Is there anyone besides me who is fed up with the ridiculous amount of false advertising, hidden clauses or surprise gimmicks used to lure the consuming suckers of this world like me into today’s market place.
It grates on my nerves when I hear a car commercial on the radio and at the end we have to hear a man’s voice go on for about 10 seconds reading the transaction disclaimer so fast that people (including me) have actually wished they could hit the rewind button on the CD player/radio hoping, just hoping the disclaimer could be heard once again.
The same holds true for the small print disclaimer at the bottom of a sale ad on television? Even recorded with TiVo or a VCR it’s impossible to read because the print is not only tiny, but often at a color that blends in with the background.
To me, that’s a clear cut conspiracy by businesses to purposely defraud consumers, and although legal because the disclaimers actually explain the conditions of said sale, they are still trying to sneak the clause that breaks the camel’s back at an insulting speed past you and me.
My latest complaint is directed at Best Buy. Technically you can’t call this false advertising, but it is downright lowdown, sneaky and un-American. And once you read this you can look it up for yourselves — verbatim — on their Web site.
We all know if we return a purchase from Wal-Mart, Sam’s Club, J.C.Penney, Sears etc. with the sales receipt they will give us our money back if we paid cash, or credit our account if purchased with plastic.
But here’s a story of a man who purchased a $500 GPS from Best Buy. The man was aware that Best Buy has a policy that any product must be returned within 14 days for a refund.
So after only four days he returned the GPS in its original box with paper work and cords all wrapped in the plastic just as it was received, including the receipt.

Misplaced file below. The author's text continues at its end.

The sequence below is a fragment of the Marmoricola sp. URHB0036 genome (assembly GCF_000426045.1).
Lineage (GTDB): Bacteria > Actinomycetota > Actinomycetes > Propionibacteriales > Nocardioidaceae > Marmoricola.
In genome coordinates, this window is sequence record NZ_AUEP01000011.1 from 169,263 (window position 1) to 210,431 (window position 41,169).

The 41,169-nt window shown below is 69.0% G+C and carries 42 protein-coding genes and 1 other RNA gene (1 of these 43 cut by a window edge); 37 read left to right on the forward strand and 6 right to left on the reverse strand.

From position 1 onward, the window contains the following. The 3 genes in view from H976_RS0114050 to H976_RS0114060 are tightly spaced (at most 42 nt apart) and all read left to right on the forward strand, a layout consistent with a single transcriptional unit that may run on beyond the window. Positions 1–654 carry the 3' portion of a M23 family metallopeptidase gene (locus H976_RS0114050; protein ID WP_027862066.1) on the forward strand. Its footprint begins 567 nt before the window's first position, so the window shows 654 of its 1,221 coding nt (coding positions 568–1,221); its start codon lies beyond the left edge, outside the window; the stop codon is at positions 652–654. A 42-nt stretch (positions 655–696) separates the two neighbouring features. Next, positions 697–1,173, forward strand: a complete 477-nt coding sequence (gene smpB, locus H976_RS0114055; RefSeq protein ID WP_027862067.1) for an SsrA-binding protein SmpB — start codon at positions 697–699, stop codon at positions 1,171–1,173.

He explained to the refund clerk that the GPS could not locate stores by their names, rendering the unit unfit for his use. But the refund clerk explained there was a 15 percent restocking fee for all returned items, a fine print clause the buyer was unaware of. He was told he would be charged $45 to restock the item, which basically amounted to the clerk walking over to the shelf and setting it down. That means if the same man bought a $2,000 computer or TV and returned it to the store, the restocking fee would be $300!
Now livid, the customer explained to the clerk that if people were aware of this policy they would not buy anything at Best Buy. With that he asked for his refund minus the restocking fee, but was told the corporate policy is that refunds over $200 cannot be made on the spot and the company would send him a check in the mail within seven to 10 days. The refund clerk explained that the return policy was clearly posted on the back of his sales receipt.
The man asked for the manager who told the customer that the policy, regardless of it being posted in “fine print” on the back of the receipt should have been revealed by the salesperson at the time of the sale, but it was overlooked.
Not stopping there, the man called the corporate office and was issued an apology along with an offer to refund the restocking fee with a $45 gift card that could be redeemed at any Best Buy store. The man simply told the customer service representative he would decline the offer because he feared if the item purchased with the gift card was to be returned for any reason he would still be charged 15 percent, or $6.75 to restock the item.
Yet, had the customer purchased the items with a credit card it all would have been a moot point as he could have declined the charge through his credit card company and canceled the transaction!
You can check out Best Buy’s return policy for yourself at www.bestbuy.com or simply make a purchase at one of their stores and read the policy for yourselves.
Either way, it’s just another shoddy way today’s service and sales industries can “stretch the truth” and deceive consumers.